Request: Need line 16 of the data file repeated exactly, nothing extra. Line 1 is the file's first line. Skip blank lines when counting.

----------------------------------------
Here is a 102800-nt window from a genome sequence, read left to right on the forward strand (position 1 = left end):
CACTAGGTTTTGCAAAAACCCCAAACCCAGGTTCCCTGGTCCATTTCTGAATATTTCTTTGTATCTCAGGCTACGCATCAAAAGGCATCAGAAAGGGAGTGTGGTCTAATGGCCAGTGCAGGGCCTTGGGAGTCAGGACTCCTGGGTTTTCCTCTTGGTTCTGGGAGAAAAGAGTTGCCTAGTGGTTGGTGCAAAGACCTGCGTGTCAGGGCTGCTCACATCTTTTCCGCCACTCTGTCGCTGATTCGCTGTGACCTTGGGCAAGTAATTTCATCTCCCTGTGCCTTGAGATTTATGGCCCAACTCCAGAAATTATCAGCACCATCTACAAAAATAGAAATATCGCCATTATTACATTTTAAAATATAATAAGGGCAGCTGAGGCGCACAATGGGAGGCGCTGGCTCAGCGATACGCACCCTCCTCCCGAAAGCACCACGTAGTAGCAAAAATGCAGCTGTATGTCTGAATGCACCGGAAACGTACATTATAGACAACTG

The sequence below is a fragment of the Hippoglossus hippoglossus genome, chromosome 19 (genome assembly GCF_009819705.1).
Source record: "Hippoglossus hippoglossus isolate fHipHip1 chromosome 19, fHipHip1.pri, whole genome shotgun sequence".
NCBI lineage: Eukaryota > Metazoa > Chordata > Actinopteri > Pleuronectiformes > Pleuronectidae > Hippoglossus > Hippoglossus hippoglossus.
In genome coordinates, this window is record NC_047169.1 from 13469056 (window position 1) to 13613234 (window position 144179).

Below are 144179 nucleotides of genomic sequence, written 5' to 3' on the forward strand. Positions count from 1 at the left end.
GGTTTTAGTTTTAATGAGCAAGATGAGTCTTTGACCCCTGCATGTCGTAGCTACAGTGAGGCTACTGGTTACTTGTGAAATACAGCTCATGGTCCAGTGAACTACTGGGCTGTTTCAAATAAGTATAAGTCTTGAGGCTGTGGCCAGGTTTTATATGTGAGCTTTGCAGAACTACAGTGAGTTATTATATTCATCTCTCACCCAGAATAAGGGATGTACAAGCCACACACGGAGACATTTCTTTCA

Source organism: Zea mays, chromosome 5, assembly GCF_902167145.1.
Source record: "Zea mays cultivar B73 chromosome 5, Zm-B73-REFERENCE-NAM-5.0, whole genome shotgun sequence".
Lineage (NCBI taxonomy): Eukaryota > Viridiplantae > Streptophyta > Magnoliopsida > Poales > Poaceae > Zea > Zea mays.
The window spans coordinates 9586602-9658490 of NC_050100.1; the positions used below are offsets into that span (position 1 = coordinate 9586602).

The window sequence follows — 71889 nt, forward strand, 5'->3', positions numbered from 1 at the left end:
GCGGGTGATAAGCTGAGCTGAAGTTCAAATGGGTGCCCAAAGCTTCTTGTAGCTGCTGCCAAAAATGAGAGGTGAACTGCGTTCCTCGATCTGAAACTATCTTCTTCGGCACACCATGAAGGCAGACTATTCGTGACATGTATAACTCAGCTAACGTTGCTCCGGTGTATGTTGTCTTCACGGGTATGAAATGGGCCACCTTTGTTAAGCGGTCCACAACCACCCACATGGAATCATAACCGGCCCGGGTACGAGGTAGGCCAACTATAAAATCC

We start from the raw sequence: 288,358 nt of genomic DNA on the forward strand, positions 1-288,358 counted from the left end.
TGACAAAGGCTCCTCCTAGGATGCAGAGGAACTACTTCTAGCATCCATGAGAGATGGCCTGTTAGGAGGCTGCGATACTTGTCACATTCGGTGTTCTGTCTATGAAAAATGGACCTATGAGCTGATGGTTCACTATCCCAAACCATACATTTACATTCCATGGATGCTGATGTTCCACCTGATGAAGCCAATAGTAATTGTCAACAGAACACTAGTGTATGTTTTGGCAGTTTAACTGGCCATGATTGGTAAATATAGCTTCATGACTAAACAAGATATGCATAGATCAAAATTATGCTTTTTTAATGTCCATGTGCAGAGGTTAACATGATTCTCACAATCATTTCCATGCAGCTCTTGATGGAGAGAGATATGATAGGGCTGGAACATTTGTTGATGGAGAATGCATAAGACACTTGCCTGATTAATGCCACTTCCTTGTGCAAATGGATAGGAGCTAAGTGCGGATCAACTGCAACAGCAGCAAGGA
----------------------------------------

TGACAAAGGCTCCTCCTAGGATGCAGAGGAACTACTTCTAGCATCCATGAGAGATGGCCTGTTAGGAGGCTGCGATACTTGTCACATTCGGTGTTCTGTCTATGAAAAATGGACCTATGAGCTGATGGTTCACTATCCCAAACCATACATTTACATTCCATGGATGCTGATGTTCCACCTGATGAAGCCAATAGTAATTGTCAACAGAACACTAGTGTATGTTTTGGCAGTTTAACTGGCCATGATTGGTAAATATAGCTTCATGACTAAACAAGATATGCATAGATCAAAATTATGCTTTTTTAATGTCCATGTGCAGAGGTTAACATGATTCTCACAATCATTTCCATGCAGCTCTTGATGGAGAGAGATATGATAGGGCTGGAACATTTGTTGATGGAGAATGCATAAGACACTTGCCTGATTAATGCCACTTCCTTGTGCAAATGGATAGGAGCTAAGTGCGGATCAACTGCAACAGCAGCAAGGA